More than a decade after I moved to our small city, I finally got to know Dan Brooks. He’d been mayor for more than twenty years when I had the opportunity to share a few observations with him and to provide input to some of his plans for no other reason than that I’d told the economic development director that I loved living there.
As I learned more about the work Brooks had done for the city—my city—I felt compelled to create an account of it.
He entrusted his memories and personal writings to me, unlike many public figures who insist on telling their story themselves because he believed, as I do, that his motivations and accomplishments speak for themselves. His provincial upbringing may have been poor preparation for many of the challenges that he would face, but the strength of his ambition allowed him to meet them and to make things better in his community than they were when he found it.
Order a copy of my biography of Brooks, Making Things Better, and remember what a good thing government can be when a public servant decides to promote solutions and not just himself.
In 1543, Nicolaus Copernicus pulled the rug from under the worldview that had dominated Western thought since ancient times by contending that the earth was not the center of the universe.
Thomas Kuhn said in his book, The Copernican Revolution, that the idea that everything revolved around us had been “the basis of everyday practical and spiritual life” for centuries. So, for the average citizen, being told that the earth is just one of several planets that move around the sun, which is just one of an infinite number of stars, brought his identity under attack. Many were upset when they found themselves no longer, cosmologically at least, at the center of things.
Naturally, since the adoption of Copernicanism threatened to disrupt thinking in fields from religion and morality to art and philosophy, bitter opposition to it rose quickly—and persisted for a century and a half. The uniqueness and stability of the earth were deep-seated concepts that would not be surrendered easily. Indeed, throughout history, a number of ideas that reordered our view of ourselves first met with vehement opposition before reluctantly being accepted, as evidence supporting them became irresistible.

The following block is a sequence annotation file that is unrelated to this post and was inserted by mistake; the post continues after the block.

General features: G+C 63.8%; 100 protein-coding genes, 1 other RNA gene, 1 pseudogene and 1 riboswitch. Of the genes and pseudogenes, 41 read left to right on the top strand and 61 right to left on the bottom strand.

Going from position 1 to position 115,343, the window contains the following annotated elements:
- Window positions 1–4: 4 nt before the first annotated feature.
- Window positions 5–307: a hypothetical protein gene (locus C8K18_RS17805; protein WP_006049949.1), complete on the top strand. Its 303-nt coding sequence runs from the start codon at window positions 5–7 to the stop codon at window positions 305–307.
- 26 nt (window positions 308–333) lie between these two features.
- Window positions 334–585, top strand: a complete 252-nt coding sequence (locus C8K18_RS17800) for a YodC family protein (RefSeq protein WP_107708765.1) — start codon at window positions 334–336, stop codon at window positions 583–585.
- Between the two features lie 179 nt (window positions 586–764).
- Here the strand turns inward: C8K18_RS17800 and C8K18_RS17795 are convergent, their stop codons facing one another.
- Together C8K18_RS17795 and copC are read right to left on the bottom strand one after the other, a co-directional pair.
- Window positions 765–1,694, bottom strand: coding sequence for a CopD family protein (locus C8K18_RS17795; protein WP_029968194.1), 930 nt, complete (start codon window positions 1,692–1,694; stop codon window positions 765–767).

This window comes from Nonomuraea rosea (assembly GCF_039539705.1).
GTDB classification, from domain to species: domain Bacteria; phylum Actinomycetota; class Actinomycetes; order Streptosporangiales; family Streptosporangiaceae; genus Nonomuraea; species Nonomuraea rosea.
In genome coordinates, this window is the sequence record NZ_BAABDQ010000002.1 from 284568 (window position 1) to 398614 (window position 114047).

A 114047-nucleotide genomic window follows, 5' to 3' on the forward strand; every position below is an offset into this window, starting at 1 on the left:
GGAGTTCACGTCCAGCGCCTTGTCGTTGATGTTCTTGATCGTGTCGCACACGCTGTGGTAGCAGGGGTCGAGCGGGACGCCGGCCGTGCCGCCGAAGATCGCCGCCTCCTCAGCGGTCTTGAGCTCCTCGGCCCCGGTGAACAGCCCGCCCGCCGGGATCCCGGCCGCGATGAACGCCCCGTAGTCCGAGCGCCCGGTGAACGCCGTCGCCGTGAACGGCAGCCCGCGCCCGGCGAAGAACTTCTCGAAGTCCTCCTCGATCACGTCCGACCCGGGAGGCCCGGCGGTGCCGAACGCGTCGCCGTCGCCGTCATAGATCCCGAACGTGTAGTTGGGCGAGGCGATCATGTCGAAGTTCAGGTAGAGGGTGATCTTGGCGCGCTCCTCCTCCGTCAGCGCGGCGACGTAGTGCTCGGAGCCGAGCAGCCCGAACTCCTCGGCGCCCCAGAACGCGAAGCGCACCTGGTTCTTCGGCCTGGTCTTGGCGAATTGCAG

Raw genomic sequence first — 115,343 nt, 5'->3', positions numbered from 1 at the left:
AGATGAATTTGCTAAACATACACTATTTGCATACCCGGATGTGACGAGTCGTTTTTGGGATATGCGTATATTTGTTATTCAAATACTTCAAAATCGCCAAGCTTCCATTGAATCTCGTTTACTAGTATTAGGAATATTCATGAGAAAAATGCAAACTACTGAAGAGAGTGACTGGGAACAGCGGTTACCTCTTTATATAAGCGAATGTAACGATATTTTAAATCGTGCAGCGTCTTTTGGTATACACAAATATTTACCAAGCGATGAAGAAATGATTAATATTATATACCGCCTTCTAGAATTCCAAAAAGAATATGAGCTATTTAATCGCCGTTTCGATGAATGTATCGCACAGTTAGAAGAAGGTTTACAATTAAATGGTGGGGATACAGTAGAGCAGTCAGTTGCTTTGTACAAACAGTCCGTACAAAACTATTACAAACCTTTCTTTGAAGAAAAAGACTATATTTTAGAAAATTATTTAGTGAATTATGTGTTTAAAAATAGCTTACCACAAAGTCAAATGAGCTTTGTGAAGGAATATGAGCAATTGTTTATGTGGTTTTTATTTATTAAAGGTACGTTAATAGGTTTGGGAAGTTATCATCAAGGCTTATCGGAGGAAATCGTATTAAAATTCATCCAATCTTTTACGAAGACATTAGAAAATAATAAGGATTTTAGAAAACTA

For centuries, Western thought has also been dominated by the worldview that the social order revolves primarily around rich, straight, Christian white men. But that idea is currently being challenged to a greater extent and from more sides, perhaps, than ever before. And vehement opposition to the change is present as always. Many in that group are upset that they are no longer seen as the immovable center of all things.
But just as Copernicus made it inevitable In the sixteenth century that the way man understood his place in the cosmos would be transformed—despite opposition and calls for the perpetuation of the existing order—it is inevitable in the twenty-first century that white men will no longer be able to stake an exclusive claim to the center of the social, economic and political universe. Calls for the perpetuation of this existing order will fade away just as the belief in an immovable earth eventually did, passing, as Kuhn said, from “an essential sign of sanity to an index, first, of inflexible conservatism, then of excessive parochialism, and finally of complete fanaticism.”
Unlike Jerry Seinfeld, I like to read books:
ELAINE: Kevin and his friends are nice people! They do good things. They read.
JERRY: I read.
ELAINE: Books, Jerry.
JERRY: [pause] Oh. Big deal.
My public library’s Twitter account—not surprisingly—promotes the value of reading for reading’s sake. (“No entertainment is so cheap as reading, nor any pleasure so lasting.”; “You always hit a homerun when you read!”)
That’s great in itself, of course. But I think the books I read should benefit me and the people around me. I want someone to believe that I read a lot because things like these are true about me:
- Broad knowledge
- High level of curiosity
- Active imagination
- Open mind
- High tolerance for uncertainty
- Low stress
- Good memory
- Strong analytical thinking
- Great concentration
- Deep trust
- Large vocabulary
If so, then the time I spend reading books is a good investment in myself and others.